November 7, 2012 by Deborah W. Trotter
What does it mean when someone keeps National Park brochures in her car long after her most recent visit? That she’s a packrat? That the brochures were forgotten along with the napkins and the rubber bands and the gas receipts others have stuffed in the door pocket? Or does it mean that keeping the brochures at hand in her car somehow nourishes her connection to those Parks? You can probably guess that in my case, it’s the latter. And one of those brochures is from Arches National Park near Moab, Utah, a Park I have visited several times in my life, both as a kid and with my own children.Many of you may have seen photos of Delicate Arch. Maybe you have even hiked the three-mile, round trip trail to see it in person. But if you haven’t spent time in the Park, you might not have any idea just how many other arches you will find there. The official number is 2,000! And one of the great things about Arches is that many of them and other nature-sculpted rock formations can be seen from your car and explored with very short hikes.
If you feel like getting away from the cars and the road, however, the trail through Devil’sGarden is a perfect place to experience the variety of holes in the rocks that Arches is famous for. We’ve hiked there twice as a family of six. The first time our youngest was 3 years old. It was sunny and hot, and some of us didn’t make it past Landscape Arch before returning to the car.
The second time we all hiked the Devil’s Garden trail was in 2005 when ouryoungest was 13. Our other kids were 15, 17 and 19. Yes, it was that summer. The summer of four teenagers. (See my Zion National Park – Angel’s Landing post from August 22, 2012.) What a difference a decade makes!
This time we waited until evening to hike. A breeze was coming up, andmost of the other hikers were coming out when we started into the Devil’s Garden. Shadows and sunlight played on the sandstone formations, and so did our rambunctious kids. We took the side trails to Pine Tree Arch and Tunnel Arch before returning to the main trail and continuing to Landscape Arch (pictured above), another iconic feature that you might have seen photos of.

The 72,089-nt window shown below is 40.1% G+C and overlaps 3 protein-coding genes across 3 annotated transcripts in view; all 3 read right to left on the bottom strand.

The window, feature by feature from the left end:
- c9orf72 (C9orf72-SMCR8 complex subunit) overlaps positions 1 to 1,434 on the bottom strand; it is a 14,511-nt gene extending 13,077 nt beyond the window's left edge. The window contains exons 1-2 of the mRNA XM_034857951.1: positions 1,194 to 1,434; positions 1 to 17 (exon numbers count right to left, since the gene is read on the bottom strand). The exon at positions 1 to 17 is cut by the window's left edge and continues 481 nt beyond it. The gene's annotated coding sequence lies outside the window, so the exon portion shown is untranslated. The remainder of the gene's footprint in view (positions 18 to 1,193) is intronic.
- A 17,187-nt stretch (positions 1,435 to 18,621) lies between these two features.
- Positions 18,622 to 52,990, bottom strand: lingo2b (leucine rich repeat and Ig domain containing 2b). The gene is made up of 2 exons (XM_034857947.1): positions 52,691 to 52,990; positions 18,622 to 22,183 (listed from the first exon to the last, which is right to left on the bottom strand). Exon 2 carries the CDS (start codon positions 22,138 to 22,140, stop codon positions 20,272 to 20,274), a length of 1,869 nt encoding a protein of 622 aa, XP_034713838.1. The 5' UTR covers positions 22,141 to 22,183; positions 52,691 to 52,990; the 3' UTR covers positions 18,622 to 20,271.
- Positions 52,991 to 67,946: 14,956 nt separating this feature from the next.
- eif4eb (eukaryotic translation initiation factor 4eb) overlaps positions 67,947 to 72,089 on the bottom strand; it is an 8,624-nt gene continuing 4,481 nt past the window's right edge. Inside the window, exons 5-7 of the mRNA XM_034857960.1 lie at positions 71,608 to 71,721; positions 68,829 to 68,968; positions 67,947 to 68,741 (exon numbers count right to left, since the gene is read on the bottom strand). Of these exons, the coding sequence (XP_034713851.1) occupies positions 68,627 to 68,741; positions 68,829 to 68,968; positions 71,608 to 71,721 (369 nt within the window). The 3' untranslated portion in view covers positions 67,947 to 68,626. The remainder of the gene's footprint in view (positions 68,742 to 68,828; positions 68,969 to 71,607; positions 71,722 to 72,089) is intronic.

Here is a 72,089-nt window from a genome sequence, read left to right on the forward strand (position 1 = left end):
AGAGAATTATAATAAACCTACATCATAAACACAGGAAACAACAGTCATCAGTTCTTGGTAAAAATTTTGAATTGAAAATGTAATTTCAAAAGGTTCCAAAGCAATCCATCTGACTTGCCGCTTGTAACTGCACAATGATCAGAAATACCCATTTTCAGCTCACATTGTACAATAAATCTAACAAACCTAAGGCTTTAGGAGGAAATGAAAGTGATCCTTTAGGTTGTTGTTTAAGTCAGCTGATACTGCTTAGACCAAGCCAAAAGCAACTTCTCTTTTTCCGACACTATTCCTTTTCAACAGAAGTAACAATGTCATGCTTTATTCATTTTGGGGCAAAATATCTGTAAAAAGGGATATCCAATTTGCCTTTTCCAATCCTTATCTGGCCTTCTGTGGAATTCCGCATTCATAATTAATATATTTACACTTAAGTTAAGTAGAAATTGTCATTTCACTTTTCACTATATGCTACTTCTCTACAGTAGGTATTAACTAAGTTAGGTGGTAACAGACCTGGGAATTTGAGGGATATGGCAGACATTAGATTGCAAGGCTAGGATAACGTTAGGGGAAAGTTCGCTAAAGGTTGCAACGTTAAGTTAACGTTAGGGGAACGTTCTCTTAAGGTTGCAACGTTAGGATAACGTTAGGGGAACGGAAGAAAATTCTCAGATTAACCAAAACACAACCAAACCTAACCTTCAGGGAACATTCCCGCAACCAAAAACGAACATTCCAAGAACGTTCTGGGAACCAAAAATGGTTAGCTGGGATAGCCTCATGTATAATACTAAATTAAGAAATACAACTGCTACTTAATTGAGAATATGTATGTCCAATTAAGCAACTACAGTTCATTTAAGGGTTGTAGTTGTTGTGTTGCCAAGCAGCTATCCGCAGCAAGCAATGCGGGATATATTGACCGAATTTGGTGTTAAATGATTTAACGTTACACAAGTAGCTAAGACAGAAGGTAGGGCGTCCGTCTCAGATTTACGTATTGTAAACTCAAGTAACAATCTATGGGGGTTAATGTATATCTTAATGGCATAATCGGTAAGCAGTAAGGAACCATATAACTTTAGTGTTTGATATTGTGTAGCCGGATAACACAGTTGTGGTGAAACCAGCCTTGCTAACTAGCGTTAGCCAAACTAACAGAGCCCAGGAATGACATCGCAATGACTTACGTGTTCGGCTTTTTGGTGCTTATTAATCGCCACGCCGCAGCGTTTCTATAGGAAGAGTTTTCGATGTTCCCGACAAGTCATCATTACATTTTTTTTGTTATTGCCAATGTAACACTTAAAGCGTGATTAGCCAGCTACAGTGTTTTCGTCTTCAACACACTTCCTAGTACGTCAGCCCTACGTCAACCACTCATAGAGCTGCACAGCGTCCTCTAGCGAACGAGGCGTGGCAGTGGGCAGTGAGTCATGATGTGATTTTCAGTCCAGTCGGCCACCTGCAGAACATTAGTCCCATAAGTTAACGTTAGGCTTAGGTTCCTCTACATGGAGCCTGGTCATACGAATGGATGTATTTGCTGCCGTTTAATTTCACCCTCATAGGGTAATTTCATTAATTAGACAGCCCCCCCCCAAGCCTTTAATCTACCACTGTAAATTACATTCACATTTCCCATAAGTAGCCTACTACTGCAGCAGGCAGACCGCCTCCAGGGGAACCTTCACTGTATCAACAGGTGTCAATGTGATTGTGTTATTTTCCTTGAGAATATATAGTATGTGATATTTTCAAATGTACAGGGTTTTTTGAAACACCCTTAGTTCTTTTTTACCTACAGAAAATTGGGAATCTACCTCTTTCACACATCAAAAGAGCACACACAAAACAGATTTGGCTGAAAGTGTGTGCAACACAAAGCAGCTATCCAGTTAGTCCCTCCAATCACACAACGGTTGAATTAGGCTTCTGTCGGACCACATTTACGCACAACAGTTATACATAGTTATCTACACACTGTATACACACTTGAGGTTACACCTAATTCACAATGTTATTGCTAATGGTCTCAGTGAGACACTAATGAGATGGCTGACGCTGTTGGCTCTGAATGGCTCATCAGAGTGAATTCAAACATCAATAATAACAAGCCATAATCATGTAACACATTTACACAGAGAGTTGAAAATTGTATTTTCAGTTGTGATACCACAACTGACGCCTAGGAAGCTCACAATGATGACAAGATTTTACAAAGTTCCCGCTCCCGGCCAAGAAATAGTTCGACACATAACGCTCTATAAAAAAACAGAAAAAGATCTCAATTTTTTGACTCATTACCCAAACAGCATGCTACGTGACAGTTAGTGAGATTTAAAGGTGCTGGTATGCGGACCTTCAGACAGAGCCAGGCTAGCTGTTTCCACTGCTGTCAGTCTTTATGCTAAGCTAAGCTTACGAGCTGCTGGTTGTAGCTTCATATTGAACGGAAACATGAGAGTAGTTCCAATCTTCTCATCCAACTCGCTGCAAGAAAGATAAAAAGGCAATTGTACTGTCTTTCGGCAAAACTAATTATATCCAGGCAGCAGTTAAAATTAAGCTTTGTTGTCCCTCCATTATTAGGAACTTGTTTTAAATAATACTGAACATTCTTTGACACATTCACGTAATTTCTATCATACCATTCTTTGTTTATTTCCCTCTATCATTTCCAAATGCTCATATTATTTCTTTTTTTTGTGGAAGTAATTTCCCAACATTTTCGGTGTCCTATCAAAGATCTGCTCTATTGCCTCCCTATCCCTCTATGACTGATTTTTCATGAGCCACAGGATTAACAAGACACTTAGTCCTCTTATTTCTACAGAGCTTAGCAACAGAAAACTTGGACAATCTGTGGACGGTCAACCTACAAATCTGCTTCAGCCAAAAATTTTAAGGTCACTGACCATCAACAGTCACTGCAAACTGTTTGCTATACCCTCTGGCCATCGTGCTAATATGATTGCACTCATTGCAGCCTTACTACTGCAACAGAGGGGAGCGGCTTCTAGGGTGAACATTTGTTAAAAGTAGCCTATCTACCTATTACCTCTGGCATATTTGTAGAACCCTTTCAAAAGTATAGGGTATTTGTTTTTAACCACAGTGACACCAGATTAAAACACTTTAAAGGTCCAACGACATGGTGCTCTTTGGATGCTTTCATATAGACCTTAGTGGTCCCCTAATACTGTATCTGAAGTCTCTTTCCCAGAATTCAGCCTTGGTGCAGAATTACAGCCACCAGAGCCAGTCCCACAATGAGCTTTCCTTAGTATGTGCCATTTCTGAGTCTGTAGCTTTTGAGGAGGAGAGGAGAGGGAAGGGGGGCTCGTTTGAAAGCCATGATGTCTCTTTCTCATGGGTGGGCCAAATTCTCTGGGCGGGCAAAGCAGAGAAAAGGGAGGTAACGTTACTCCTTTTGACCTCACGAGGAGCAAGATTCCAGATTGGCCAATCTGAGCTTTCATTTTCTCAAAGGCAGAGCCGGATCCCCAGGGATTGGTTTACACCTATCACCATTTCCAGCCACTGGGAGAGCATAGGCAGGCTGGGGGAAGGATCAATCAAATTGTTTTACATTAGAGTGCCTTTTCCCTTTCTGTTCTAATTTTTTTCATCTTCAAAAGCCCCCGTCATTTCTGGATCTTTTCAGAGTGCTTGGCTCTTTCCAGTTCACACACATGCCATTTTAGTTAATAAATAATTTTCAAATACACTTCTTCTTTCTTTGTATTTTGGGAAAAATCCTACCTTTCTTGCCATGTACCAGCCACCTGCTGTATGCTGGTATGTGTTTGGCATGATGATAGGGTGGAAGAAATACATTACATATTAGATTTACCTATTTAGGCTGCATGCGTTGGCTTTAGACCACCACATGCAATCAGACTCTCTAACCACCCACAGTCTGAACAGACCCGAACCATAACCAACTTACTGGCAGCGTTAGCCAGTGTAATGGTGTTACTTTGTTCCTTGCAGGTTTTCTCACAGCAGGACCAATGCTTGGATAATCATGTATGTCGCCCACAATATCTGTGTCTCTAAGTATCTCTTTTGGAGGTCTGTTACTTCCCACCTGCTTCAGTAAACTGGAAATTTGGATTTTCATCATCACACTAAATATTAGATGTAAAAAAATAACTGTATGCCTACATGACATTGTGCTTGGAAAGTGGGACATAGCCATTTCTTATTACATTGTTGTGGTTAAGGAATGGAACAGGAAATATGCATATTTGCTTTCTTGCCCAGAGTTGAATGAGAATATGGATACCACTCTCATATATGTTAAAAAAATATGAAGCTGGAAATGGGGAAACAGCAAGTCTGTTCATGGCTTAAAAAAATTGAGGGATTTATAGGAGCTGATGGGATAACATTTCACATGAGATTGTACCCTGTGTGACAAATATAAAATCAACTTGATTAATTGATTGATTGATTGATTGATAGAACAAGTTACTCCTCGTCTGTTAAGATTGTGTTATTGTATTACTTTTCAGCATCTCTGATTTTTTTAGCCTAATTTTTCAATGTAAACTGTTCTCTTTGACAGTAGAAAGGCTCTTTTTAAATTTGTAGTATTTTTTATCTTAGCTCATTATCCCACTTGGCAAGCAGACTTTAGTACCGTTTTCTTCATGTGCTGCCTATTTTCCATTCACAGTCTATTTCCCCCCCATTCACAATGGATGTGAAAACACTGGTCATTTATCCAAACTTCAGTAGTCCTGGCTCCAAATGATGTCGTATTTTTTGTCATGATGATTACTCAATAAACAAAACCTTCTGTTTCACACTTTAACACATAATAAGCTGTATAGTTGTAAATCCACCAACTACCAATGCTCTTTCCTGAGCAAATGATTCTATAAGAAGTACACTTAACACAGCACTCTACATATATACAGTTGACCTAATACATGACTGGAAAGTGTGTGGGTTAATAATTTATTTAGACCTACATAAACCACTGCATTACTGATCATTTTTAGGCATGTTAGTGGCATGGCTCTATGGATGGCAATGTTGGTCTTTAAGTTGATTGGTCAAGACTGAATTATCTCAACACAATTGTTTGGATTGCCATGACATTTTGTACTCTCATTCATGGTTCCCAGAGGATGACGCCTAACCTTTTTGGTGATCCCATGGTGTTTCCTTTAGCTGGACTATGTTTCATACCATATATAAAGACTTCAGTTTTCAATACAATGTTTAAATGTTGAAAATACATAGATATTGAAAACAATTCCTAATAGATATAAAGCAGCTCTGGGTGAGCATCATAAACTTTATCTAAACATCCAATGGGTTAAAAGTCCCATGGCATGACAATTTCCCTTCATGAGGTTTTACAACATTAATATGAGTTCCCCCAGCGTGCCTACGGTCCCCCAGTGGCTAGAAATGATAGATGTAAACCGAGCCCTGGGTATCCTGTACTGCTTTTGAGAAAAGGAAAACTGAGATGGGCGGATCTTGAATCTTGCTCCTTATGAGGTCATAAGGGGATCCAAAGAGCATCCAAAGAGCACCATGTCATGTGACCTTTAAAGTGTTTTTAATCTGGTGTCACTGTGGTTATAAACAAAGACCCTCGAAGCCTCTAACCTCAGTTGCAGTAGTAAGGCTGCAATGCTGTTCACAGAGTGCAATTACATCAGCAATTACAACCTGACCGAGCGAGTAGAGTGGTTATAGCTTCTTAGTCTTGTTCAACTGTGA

Just beyond Landscape was Wall Arch, right next to the trail. This chunky formation collapsed in 2008 and is no more. Sandstone in the Park is constantly changing: new arches appear and old ones disappear as water, ice and wind have their way with the relatively crumbly rock. Between Wall Arch and Landscape Arch, however, who would have predicted that Wall would fall first?
Beyond Wall Arch, we took a side trail off the main one to Partition Arch, and then the kids ran up another trail from that one to Navajo Archwithout us. By the time they returned to the main trail, it was after 7:00, and we might have been the only humans left in those far reaches of the Devil’s Garden. We certainly had not seen anyone else for a while.
The next half mile or so of the trail was fairly level until it took us up onto some rock fins. One inparticular was quite narrow, and I had to focus on my feet and take the wind into account to be sure that I didn’t fall off! Double O Arch was the end of the trail for us, and it was irresistible to the kids. Up they went into the openings and onto the surrounding slickrock. Our youngest, who could zip up the bunk bed ladder before he could walk and still likes to climb everything in sight, temporarily got “rimrocked,” but found his way back down to the trail.
The official end of the Devil’s Garden trail is at the Dark Angel formation, but we decided not to hike to it because we didn’t want our return trip to be overtaken by darkness, even though a nearly full moon was on the rise.As we hiked back from Double O, the sun set where we were, but snow on the distant La Sal Mountains still held its light. Along the trail, some cottontail bunnies and ravens were startled to be sharing the day’s end with us. We could feel the sand and rock beginning to release the heat they had spent the day absorbing. And the Garden’s walls and other rock formations seemed to be their own light source, as if all the light they had soaked up while the sun was shining was seeping back out to prolong the darkening day’s end.
The ebbing evening light stayed with us long enough to get us back to our car. Then we happily drove back into town for dinner at Miguel’s Baja Grill where the signature dish was the M.O.A.B. (Mother of all Burritos)! A delicious end to a marvelous day.